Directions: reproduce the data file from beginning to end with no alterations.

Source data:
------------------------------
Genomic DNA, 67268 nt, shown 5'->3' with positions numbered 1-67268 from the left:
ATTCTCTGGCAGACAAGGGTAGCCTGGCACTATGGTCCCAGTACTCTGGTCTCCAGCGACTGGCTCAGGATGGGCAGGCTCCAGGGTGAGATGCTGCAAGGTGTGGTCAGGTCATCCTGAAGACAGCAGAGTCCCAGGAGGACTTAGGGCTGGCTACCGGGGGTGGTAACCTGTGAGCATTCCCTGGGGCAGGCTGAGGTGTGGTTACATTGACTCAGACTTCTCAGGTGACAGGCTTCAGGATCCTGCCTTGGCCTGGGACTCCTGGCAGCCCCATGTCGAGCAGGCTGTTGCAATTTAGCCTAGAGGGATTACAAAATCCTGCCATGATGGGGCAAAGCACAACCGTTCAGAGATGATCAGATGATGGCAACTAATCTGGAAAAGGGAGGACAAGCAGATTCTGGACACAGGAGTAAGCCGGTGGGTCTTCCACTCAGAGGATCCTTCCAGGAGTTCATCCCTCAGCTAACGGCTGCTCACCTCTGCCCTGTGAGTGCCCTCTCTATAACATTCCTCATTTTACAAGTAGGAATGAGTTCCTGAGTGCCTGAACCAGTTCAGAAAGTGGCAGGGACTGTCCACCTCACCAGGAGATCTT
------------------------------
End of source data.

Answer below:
Genomic DNA, 67268 nt, shown 5'->3' with positions numbered 1-67268 from the left:
ATTCTCTGGCAGACAAGGGTAGCCTGGCACTATGGTCCCAGTACTCTGGTCTCCAGCGACTGGCTCAGGATGGGCAGGCTCCAGGGTGAGATGCTGCAAGGTGTGGTCAGGTCATCCTGAAGACAGCAGAGTCCCAGGAGGACTTAGGGCTGGCTACCGGGGGTGGTAACCTGTGAGCATTCCCTGGGGCAGGCTGAGGTGTGGTTACATTGACTCAGACTTCTCAGGTGACAGGCTTCAGGATCCTGCCTTGGCCTGGGACTCCTGGCAGCCCCATGTCGAGCAGGCTGTTGCAATTTAGCCTAGAGGGATTACAAAATCCTGCCATGATGGGGCAAAGCACAACCGTTCAGAGATGATCAGATGATGGCAACTAATCTGGAAAAGGGAGGACAAGCAGATTCTGGACACAGGAGTAAGCCGGTGGGTCTTCCACTCAGAGGATCCTTCCAGGAGTTCATCCCTCAGCTAACGGCTGCTCACCTCTGCCCTGTGAGTGCCCTCTCTATAACATTCCTCATTTTACAAGTAGGAATGAGTTCCTGAGTGCCTGAACCAGTTCAGAAAGTGGCAGGGACTGTCCACCTCACCAGGAGATCTT